Unions demand debt relief for workers

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By Shermain Bique-Charles

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Union bosses are predicting a spike in delinquent loans as the coronavirus hits residents in the pocket – and are urging the government to intervene early. 

The Antigua and Barbuda Workers Union (ABWU) wants Finance Minister Gaston Browne to approach all local financial institutions to seek relief in the form of loan payment deferral and other standing order arrangements.

Additionally, the ABWU is requesting that government moves to relax payments on all utilities. 

General Secretary of the ABWU David Massiah told Observer that his members have had several meetings on the implications of the virus on the workforce and it is important the government takes these actions, in the interest of working people and disadvantaged members of society.

“We are particularly concerned with the dislocating and negative impact the coronavirus (COVID-19) is beginning to have and will continue to have into the foreseeable future, on workers in particular and our employers and government in general,” he said.

The Union is also requesting that landlords defer or reduce their tenants’ rental payments, particularly those facing reduced working hours or layoffs. 

“In this time of uncertainty and in established cases of necessity, employers would be advised to schedule workers on a shortened work week. Others could be allowed to proceed on vacation leave with pay which is due or outstanding,” he said.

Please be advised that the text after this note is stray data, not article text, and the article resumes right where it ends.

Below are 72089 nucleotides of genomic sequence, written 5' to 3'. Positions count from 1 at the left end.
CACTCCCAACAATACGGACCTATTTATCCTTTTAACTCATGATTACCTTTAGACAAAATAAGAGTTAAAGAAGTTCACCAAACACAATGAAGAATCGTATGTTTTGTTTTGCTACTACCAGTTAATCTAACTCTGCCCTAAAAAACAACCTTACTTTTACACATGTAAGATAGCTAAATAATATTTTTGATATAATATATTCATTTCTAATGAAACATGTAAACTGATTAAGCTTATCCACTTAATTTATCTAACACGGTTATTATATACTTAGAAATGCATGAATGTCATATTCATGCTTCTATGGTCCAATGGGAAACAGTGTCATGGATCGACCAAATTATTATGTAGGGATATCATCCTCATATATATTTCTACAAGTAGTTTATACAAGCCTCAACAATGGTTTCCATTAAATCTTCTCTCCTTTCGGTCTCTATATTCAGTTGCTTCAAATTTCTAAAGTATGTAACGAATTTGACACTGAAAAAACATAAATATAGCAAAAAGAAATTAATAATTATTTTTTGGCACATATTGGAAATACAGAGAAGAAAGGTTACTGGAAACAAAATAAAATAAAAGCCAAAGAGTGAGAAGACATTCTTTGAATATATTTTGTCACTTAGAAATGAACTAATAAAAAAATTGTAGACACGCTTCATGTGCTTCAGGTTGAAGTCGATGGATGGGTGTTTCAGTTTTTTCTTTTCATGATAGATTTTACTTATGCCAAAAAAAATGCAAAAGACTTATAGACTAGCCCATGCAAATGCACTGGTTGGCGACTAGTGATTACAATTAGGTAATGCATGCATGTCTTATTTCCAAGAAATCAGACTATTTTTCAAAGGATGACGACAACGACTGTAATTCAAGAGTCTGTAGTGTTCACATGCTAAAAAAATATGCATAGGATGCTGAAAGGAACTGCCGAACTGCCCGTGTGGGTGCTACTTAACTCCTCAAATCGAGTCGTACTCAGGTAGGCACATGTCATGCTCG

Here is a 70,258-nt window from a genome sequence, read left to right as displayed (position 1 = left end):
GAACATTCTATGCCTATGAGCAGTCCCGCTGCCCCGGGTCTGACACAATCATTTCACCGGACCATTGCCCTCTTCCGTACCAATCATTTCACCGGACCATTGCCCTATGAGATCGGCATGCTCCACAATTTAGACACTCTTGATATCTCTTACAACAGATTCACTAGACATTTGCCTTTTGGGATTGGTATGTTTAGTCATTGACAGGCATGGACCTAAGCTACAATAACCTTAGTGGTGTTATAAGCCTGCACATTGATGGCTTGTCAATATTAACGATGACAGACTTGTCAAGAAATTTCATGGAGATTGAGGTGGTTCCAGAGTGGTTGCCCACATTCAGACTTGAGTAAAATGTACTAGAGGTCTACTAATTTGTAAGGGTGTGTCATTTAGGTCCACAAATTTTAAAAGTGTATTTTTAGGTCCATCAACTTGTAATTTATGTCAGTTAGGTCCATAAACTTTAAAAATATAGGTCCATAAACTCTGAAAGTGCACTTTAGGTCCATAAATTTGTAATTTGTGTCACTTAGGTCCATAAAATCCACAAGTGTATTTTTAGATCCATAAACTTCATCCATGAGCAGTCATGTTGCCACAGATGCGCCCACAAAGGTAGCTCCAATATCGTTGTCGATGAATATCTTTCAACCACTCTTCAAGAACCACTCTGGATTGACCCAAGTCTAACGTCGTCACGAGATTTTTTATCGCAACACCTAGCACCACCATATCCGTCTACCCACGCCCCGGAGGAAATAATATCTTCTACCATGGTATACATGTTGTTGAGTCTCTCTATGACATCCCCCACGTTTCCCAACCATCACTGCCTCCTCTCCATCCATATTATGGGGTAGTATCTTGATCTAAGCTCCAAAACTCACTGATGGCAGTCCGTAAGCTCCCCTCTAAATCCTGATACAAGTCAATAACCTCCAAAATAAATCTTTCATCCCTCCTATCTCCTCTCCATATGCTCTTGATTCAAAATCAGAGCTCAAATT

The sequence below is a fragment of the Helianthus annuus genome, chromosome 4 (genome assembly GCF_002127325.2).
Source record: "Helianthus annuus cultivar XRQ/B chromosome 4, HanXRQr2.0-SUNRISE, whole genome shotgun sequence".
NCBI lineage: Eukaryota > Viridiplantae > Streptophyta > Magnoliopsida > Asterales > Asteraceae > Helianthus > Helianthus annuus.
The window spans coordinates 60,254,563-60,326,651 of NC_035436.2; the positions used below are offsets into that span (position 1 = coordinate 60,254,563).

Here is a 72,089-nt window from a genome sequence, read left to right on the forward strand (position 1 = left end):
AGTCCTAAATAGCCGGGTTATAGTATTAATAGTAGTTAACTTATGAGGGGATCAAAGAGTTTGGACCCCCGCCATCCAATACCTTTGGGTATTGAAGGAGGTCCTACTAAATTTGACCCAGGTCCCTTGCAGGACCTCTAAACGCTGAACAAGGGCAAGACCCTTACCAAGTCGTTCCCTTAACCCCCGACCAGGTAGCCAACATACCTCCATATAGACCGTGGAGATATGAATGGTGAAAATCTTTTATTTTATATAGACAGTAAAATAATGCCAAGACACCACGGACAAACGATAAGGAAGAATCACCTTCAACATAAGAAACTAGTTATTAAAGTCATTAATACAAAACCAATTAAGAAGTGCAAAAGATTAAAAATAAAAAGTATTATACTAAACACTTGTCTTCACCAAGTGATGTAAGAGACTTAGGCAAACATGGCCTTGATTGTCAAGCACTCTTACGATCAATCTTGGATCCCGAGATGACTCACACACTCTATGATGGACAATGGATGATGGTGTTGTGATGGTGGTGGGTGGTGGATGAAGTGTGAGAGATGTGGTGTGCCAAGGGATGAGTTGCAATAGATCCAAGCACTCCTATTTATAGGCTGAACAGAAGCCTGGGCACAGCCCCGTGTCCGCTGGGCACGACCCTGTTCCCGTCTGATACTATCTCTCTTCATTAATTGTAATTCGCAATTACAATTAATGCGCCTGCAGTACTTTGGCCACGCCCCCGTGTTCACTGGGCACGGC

Massiah said the Union is willing to work in tandem with the government and employers “in this time of grave uncertainty and difficulty”. 

His request comes as major layoffs are reported in hotels and many staff’s working hours have been cut significantly.

Massiah met with tourism stakeholders this week and outlined some of his concerns.

He requested that employers should pay laid off workers a percentage of their weekly/monthly salary for an agreed period.

“Thereafter, should the layoff continue, no more than 50 per cent of the employee’s/employer’s Thrift Fund contributions standing in each employee’s account, be released from the Fund to the laid off employees on terms to be agreed upon to assist in alleviating hardship,” he added.

Further, Massiah said the hoteliers should ensure that the contributions of both employer and employee are paid into the medical insurance fund at State Insurance Corporation on behalf of laid off employees to avoid a possible lapse of the insurance. 

“In situations where it becomes unavoidable or absolutely necessary to lay off an employee with immediate effect, the Union would be amenable to relaxing the Notice Pay provisions,” he added.

He said the hoteliers are expected to put a collective plan in place to respond to the Union’s request.

Meantime, President of the Antigua and Barbuda Free Trade Union Samuel James said the government must devise strategies to ensure workers continue to meet their obligations.

James is also suggesting the setting up of an unemployment fund to cushion the blow during times like these.

“We cannot depend on social security because they too need the handouts…I think the government need to come to the public and discuss how they intend to deal with this,” he said.

Prime Minister Gaston Browne has already told the nation to brace for difficult times ahead as he predicts food shortages and a struggle to pay public servants.

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